On a busy Saturday afternoon at the Beaverton Farmers Market, Aaron Truong and his wife Natalie are busy rolling out dough, slathering marinara sauce and selling whole pizzas under their Hapa Pizza awning.
The word “hapa” comes from the native Hawaiian definition of “half”. In the modern sense, it most often refers to someone who identifies as half Asian or Pacific Islander and half white, but in Hawaii it is used to refer to anyone of mixed race. And Aaron thinks that’s the perfect way to describe his modern take on pizza.
“We’re taking elements from both of these cultures that have influenced us and bringing them together to create something new,” says Aaron.
While Natalie takes orders from customers at the front table, Aaron and three staff members, all friends and family, operate three small pizza ovens out back, with the goal of baking multiple pies as quickly as possible. possible.
Their most popular menu item is pizza phở. It’s topped with ingredients normally found in the iconic Vietnamese soup, including bean sprouts, Thai basil, braised beef brisket, and a special house sauce.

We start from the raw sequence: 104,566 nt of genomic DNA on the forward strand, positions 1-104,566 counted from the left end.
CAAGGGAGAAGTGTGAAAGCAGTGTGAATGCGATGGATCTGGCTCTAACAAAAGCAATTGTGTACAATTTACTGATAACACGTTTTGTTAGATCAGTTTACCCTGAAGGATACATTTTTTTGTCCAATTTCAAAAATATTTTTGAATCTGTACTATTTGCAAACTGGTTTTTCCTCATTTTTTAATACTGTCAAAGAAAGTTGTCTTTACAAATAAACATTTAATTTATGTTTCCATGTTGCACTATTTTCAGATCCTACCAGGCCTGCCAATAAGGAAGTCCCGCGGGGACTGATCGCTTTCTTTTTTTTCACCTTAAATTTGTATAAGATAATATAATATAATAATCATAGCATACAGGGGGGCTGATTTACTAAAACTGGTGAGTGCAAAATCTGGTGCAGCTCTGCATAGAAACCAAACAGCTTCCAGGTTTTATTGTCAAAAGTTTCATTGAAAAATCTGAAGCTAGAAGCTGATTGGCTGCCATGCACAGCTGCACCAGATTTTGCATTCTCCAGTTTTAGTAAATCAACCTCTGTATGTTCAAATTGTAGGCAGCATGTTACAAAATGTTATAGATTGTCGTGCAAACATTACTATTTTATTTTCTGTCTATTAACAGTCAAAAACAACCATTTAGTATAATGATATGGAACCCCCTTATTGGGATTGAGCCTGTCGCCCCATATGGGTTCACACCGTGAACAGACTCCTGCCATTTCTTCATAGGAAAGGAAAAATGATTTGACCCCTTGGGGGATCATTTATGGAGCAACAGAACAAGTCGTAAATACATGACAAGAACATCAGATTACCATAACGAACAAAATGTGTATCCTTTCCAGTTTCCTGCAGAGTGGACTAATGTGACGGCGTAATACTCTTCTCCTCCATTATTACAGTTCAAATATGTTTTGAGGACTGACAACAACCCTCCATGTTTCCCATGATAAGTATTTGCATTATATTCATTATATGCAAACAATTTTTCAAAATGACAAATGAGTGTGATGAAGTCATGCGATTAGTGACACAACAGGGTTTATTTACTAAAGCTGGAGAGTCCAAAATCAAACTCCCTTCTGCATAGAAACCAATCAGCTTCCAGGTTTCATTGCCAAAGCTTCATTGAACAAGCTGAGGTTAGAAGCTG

“It’s a reduced phở broth that we were able to thicken to the consistency of the sauce,” says Aaron. “The brisket is cooked slowly in the broth so it absorbs most of the flavor.”
Hapa Pizza serves other Asian-inspired dishes, all of which are Farmers Market favorites.
“We have a Korean barbecue pizza that takes Gochujang-flavored marinated spicy pork belly that’s grilled and kimchi cucumbers that give you a cool, refreshing flavor,” he says. “We are making banh mi pizza with marinated daikon and radishes. So there’s that fresh crunch with lemongrass marinated pork.
In 2019, Aaron started making pizza as a hobby after buying an oven on a whim.
“My wife was mad at me for spending $500 on a pizza oven,” he laughs.
They threw a party for friends and, as an experiment, served pizza topped with bulgogi, Korean marinated beef.
It was an instant hit. Truong’s friends suggested the couple try selling the bulgogi pizza at a local farmers’ market.
That’s when the idea came up to top the pizza with even more Asian ingredients, like galbi, Korean-style marinated ribs.
“Bulgogi, galbi, pho. All the things we grew up eating and loved to eat. And so when it came time to top the pizzas with whatever we wanted, it kind of seemed like a no-brainer,” he says.
Fast forward to 2020 and Aaron’s realization that his passion for cooking was quickly becoming an outlet to explore his childhood struggles with Asian identity.
Aaron, whose father is Chinese from Vietnam and mother is from Taiwan and moved to the United States when he was 17, grew up learning about Asian and American cultures and cuisines.
While living in Lake Oswego in the early 2000s, he said he often felt like he couldn’t relate to his friends and family.
“My mom had her Chinese friends and their kids and I felt like I didn’t really fit in with them and then I didn’t really fit in with the white kids at school. So I felt really alone for a lot of high school.